According to Montana Troutfitters, as of June 1st, they recommend you avoid the Yellowstone River. Here’s what they had to say on Troutfitters.com:
Going, going, going…. gone! The Yellowstone has hit 30,000 CFS and is showing no signs of slowing down! I would avoid this river for a few weeks. Don’t worry, there are still plenty of good places to fish!
In addition to the Yellowstone River, Montana Troutfitters also suggests avoiding the Gallatin stating this:
The Gallatin is not the best option in the area right now. Its running really high and really muddy. Its at 6350 CFS and showing no signs of slowing down. This river will be best left to the whitewater enthusiasts for a few more weeks.
Here’s what they have to say about the Big Hole:
The river has been on a steady rise for a while now but is beginning to clear in the upper reaches. The flows are on their way back up to 10,000 CFS in Melrose, which is near the highest we’ve seen it in years. The tribs are starting to get big with snowmelt. The beautiful thing about this river is that it can be fished during the Spring run-off and now has close to two feet of visibility. Instead of getting dirty brown water it will get a deep tea color. Usually this is when you will begin to see the streamer bite pick up. Yellow is a color that shows up well in this water. Tan and gold have also been producing well. A good cast is the key to streamer fishing right now. The fish are tucked into the bushes on the banks. You have to be willing to lose a few flies if you head this direction. The river is in flood stage and is over a lot of its banks. This is washing a substantial amount of worms into the water. Nymphing with stonefly patterns and a worm pattern can sometimes be the set-up that will fish all day. If the fish will not commit to the big stuff, caddis larva and blue winged olive nymphs have been producing. Mother’s day caddis have also been on the move. Find some soft water and bust out the dry fly stick! Be extremely careful out this way. This river is notoriously difficult to wade and even more so at such a high flow. Additionally, if you plan to float the river make sure you know the stretch. There are a few diversion dams and nasty hydraulics and wave trains in the canyon stretchs. Stop by the shop for information on stretches that may be safer options. As a rule of thumb, stay above the wise river. This river is almost doubling the overall flow and rowing a hard side below this point can be dangerous if you do not know what you are doing.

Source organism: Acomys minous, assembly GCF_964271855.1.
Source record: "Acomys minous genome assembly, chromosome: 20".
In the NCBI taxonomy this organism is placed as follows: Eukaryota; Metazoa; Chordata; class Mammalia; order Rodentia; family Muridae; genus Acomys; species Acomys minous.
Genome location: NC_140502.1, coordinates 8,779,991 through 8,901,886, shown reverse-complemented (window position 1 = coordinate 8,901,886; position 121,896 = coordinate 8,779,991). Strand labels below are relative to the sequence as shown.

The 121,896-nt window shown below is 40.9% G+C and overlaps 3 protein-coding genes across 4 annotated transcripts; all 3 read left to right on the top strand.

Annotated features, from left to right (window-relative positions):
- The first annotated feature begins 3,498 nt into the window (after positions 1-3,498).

If you are looking to fish at Yellowstone National Park, here’s what they are saying about that area:
The Park opened to fishing this past weekend. With the high water this year across the Park the West side is the only area with good conditions. The Firehole has the best clarity and temps in between 55 and 60 degrees. There are dries flying but only a few sporadic fish are on them. To have a productive day you need to be nymphing or swinging a small dark bugger. Over the next two weeks the fish will begin to surface feed more. Midges are out in the morning, and when they subside there a BWO’s during the day. In the afternoon and evenings the very first of the White Miller Caddis, we saw maybe 6 in two days, had hatched. Over the next week we should see a full emergance. The Gibbon is big and a very deep tanic color. Fish downstream of the falls, from Gibbon Meadows upstream it is still very swampy until the water level comes down a little more. The Madison is big, swift and to the top of its banks. Fish from the bank to be safe unless you know the river very well. Stonefly, mayfly and caddis nymphs will get fish along slower moving banks but some nice fish are belly down to the bottom in some heavier current. These fish are targeting buggers very good on the swing. The Northeast corner is experiencing a lot of run-off and we will need to wait before we can get some fishing in this part of the Park.
There you have it. For more fishing reports and information on Montana Troutfitters, visit them at troutfitters.com.